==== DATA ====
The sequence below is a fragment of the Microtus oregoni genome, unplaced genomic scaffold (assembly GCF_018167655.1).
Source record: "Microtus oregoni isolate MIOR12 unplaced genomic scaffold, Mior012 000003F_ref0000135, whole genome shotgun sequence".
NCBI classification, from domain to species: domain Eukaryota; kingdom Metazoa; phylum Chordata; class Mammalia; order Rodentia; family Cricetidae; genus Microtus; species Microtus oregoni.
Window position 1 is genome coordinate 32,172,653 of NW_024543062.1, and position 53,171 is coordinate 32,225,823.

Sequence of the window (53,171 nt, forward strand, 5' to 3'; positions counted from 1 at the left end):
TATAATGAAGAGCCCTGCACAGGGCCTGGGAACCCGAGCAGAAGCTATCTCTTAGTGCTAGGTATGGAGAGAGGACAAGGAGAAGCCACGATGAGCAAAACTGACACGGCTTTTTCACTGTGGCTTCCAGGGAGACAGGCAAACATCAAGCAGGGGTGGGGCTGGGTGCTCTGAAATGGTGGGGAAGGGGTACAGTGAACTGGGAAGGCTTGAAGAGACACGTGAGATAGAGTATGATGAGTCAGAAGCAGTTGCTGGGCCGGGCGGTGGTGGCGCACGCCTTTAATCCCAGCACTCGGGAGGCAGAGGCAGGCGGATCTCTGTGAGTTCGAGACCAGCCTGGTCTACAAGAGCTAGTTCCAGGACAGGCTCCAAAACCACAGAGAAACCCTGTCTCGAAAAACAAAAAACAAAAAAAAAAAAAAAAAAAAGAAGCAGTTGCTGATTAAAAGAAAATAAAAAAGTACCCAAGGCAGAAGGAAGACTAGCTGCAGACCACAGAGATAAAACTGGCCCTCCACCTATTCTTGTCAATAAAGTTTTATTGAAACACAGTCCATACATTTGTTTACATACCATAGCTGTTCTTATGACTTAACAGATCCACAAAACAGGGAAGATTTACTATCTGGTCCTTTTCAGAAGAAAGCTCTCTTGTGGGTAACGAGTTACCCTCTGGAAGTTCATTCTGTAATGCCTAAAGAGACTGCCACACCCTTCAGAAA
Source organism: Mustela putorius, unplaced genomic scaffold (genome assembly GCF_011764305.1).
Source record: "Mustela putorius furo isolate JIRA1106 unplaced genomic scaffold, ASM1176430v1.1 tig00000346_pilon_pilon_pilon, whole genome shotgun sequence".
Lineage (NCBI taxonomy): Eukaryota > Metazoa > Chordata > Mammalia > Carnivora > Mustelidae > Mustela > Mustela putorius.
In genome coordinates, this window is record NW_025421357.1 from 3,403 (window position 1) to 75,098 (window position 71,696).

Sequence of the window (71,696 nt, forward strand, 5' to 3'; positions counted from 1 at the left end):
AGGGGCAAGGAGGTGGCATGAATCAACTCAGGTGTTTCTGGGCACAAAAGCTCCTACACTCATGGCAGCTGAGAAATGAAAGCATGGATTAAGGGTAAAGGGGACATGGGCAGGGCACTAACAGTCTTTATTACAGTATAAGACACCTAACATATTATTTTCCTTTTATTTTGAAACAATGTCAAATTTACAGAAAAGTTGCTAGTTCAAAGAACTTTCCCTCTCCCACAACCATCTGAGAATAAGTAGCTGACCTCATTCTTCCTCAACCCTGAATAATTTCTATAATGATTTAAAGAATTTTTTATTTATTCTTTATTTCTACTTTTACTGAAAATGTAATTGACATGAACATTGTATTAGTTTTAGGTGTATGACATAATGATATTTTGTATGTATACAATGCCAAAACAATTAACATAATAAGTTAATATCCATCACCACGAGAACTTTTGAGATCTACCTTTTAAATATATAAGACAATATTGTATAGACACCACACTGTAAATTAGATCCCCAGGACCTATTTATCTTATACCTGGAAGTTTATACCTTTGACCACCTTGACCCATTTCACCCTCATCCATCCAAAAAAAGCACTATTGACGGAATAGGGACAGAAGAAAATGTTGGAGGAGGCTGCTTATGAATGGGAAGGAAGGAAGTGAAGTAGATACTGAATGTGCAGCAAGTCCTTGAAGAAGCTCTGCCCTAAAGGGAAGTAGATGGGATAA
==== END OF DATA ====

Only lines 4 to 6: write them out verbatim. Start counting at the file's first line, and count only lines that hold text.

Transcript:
Window position 1 is genome coordinate 32,172,653 of NW_024543062.1, and position 53,171 is coordinate 32,225,823.

Sequence of the window (53,171 nt, forward strand, 5' to 3'; positions counted from 1 at the left end):
TATAATGAAGAGCCCTGCACAGGGCCTGGGAACCCGAGCAGAAGCTATCTCTTAGTGCTAGGTATGGAGAGAGGACAAGGAGAAGCCACGATGAGCAAAACTGACACGGCTTTTTCACTGTGGCTTCCAGGGAGACAGGCAAACATCAAGCAGGGGTGGGGCTGGGTGCTCTGAAATGGTGGGGAAGGGGTACAGTGAACTGGGAAGGCTTGAAGAGACACGTGAGATAGAGTATGATGAGTCAGAAGCAGTTGCTGGGCCGGGCGGTGGTGGCGCACGCCTTTAATCCCAGCACTCGGGAGGCAGAGGCAGGCGGATCTCTGTGAGTTCGAGACCAGCCTGGTCTACAAGAGCTAGTTCCAGGACAGGCTCCAAAACCACAGAGAAACCCTGTCTCGAAAAACAAAAAACAAAAAAAAAAAAAAAAAAAAGAAGCAGTTGCTGATTAAAAGAAAATAAAAAAGTACCCAAGGCAGAAGGAAGACTAGCTGCAGACCACAGAGATAAAACTGGCCCTCCACCTATTCTTGTCAATAAAGTTTTATTGAAACACAGTCCATACATTTGTTTACATACCATAGCTGTTCTTATGACTTAACAGATCCACAAAACAGGGAAGATTTACTATCTGGTCCTTTTCAGAAGAAAGCTCTCTTGTGGGTAACGAGTTACCCTCTGGAAGTTCATTCTGTAATGCCTAAAGAGACTGCCACACCCTTCAGAAA